Vanitas with Negro Boy (17th century, oil on canvas)
I’ll show you a bone made to hold on to. A pip. A dense fire in which once the thinking imagination sprawled like a breathing vine. He would put the skull on the table (And nearest to the worn flowers, sir, or nearer tothe flute?) turned just so so not to be too crude. That was the boy’s job, this cage with a debt in it (And whose boy am I, and what is my name?). Black erasing blackness, body and backdrop: you are not permitted to enter the question light asks of his skin as if it were a field, a mind, a word inclined to be entered. It’s true: his face, his boyhood even (And what is my boyhood, and where is it from?) would fade if not for the rope of attention yanked glittering across that face. Look. This is my painting, my version of the Dutch stilleven. I’m trying to write obsession into it, and can. Open your eyes. Don’t run. Vanitas, from the Latin, for“emptiness,” “meaningless”—but what nothing can exist if thought does, if the drawn likeness of a bone still exists? Why trust the Old Masters? Old Masters, never trust me. Listen: each day is a Negro boy, chained, slogging out of the waves, panting, gripping the sum of his captain, the head, ripped off, the blood purpling down, the red hair flossed between the knuckles, swinging it before him like judgment, saying to the mist, then not, then quietly only to himself, Thisis what I’ll doto you, what you dream I do, sir, if you like it.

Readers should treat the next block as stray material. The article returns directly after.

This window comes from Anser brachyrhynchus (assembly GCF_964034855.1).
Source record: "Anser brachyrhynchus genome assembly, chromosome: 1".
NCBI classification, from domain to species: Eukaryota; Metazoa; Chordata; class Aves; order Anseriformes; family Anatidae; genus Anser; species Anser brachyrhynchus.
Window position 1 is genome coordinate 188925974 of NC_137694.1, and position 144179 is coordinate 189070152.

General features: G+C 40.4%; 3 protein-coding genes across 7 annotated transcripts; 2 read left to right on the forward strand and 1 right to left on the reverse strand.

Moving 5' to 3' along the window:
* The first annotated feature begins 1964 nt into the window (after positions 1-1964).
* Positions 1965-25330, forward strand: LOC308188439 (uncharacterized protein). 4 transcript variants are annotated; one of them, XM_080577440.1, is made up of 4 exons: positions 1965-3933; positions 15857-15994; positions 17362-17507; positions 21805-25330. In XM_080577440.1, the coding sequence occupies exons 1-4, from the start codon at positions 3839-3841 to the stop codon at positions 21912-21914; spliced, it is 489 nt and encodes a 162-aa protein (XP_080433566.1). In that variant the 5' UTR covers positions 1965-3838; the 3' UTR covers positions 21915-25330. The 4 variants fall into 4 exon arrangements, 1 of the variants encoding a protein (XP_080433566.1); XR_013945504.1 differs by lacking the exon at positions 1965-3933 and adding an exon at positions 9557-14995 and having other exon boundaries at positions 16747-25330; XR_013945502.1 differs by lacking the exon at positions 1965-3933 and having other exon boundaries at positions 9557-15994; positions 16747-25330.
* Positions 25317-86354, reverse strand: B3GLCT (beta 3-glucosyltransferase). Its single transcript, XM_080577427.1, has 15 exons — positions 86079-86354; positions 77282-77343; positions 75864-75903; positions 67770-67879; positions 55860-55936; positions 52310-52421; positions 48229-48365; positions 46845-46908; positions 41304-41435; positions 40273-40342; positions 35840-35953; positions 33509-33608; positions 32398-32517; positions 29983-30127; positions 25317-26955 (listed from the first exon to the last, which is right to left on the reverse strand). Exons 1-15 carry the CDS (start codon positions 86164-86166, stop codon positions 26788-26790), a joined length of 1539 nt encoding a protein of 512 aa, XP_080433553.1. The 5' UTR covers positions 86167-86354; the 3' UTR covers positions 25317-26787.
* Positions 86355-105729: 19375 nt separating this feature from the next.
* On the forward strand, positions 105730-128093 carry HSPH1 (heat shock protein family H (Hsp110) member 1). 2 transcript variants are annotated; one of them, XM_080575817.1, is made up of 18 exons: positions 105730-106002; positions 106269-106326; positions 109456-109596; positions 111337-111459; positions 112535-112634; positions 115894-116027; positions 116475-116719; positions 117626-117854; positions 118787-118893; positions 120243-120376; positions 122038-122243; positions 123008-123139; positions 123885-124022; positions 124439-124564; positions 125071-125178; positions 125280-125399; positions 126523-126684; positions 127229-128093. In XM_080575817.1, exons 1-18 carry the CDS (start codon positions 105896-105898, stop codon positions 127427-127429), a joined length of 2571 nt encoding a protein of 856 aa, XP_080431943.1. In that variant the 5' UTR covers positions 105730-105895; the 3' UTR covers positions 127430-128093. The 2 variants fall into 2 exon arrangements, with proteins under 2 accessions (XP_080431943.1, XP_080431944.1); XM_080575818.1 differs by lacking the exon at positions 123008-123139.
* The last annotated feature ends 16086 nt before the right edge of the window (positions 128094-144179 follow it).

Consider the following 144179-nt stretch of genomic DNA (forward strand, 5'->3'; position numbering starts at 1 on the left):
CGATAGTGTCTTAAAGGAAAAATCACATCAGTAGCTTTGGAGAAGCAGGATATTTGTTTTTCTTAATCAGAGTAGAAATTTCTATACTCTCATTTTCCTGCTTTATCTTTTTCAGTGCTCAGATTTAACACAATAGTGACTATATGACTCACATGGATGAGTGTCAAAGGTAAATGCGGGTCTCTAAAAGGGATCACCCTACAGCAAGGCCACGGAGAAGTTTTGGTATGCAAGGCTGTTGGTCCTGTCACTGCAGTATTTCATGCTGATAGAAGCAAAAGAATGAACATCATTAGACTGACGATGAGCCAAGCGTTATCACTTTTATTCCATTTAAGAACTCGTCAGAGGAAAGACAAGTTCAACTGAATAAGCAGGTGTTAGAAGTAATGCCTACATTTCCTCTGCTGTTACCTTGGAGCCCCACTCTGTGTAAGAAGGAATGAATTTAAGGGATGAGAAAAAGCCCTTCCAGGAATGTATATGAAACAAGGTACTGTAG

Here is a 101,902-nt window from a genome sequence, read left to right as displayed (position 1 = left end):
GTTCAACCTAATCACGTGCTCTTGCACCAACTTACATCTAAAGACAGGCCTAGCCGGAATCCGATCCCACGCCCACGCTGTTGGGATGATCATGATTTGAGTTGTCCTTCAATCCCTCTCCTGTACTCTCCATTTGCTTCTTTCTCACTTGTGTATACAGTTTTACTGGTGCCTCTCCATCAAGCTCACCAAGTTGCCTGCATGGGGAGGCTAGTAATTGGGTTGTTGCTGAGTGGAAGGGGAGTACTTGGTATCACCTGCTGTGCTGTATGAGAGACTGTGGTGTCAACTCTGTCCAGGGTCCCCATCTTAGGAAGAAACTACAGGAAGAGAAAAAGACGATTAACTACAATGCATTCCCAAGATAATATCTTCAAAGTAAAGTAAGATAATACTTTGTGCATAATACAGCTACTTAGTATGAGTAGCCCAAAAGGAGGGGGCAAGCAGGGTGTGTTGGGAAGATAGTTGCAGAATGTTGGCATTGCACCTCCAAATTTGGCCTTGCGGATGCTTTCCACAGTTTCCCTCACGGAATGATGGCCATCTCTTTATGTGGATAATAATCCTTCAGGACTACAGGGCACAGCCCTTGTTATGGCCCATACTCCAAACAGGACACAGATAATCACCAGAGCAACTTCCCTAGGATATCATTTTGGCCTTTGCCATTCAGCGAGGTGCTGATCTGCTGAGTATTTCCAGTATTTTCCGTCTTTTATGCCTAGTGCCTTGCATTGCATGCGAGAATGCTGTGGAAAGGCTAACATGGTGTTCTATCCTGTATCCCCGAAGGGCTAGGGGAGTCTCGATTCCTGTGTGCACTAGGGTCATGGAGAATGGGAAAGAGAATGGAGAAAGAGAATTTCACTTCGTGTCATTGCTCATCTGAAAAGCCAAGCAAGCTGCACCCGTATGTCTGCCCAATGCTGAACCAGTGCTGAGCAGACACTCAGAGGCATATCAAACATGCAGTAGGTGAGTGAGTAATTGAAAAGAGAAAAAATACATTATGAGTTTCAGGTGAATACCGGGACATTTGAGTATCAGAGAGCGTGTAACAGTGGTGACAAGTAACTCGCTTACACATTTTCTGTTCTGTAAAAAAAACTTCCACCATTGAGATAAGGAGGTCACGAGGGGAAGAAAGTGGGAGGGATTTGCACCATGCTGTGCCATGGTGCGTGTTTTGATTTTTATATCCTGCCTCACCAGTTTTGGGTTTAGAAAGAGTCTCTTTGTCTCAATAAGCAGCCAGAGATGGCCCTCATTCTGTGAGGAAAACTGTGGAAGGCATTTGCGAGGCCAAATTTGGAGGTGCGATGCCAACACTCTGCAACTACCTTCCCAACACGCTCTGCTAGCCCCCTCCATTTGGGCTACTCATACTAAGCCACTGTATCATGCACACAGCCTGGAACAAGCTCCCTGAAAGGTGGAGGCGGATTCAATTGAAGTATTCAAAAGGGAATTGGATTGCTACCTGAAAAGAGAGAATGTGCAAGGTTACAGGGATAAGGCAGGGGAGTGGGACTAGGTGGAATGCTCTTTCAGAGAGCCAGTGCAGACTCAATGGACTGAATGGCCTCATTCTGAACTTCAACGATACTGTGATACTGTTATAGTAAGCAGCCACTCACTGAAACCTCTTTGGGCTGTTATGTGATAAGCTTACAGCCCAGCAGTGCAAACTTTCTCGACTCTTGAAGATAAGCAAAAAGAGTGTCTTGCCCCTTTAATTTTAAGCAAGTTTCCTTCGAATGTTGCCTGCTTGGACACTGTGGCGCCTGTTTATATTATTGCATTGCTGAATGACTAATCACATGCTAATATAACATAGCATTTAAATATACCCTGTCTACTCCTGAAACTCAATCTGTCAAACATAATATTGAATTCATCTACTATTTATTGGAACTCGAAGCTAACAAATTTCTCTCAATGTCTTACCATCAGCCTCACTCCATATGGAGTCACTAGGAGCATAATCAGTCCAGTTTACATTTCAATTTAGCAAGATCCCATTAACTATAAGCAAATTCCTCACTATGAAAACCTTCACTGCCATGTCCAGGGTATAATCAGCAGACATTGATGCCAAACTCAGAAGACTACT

89 The Paris-American
Rickey Laurentiis was born in New Orleans, Louisiana. He's the recipient of fellowships from the Cave Canem Foundation, the Civitella Ranieri Foundation in Italy, the National Endowment for the Arts, the Ruth Lilly Fellowship from the Poetry Foundation, and a Chancellor’s Fellowship from Washington University in St. Louis, where he received his MFA. The author of the e-chapbook, Whipped, (Floating Wolf Quarterly), he has been a featured poet in the March 2013 issue of T, the New York Times Style Magazine, and his poems have appeared or are forthcoming in several journals, including Boston Review, Callaloo, Fence, jubilat, Oxford American and Poetry.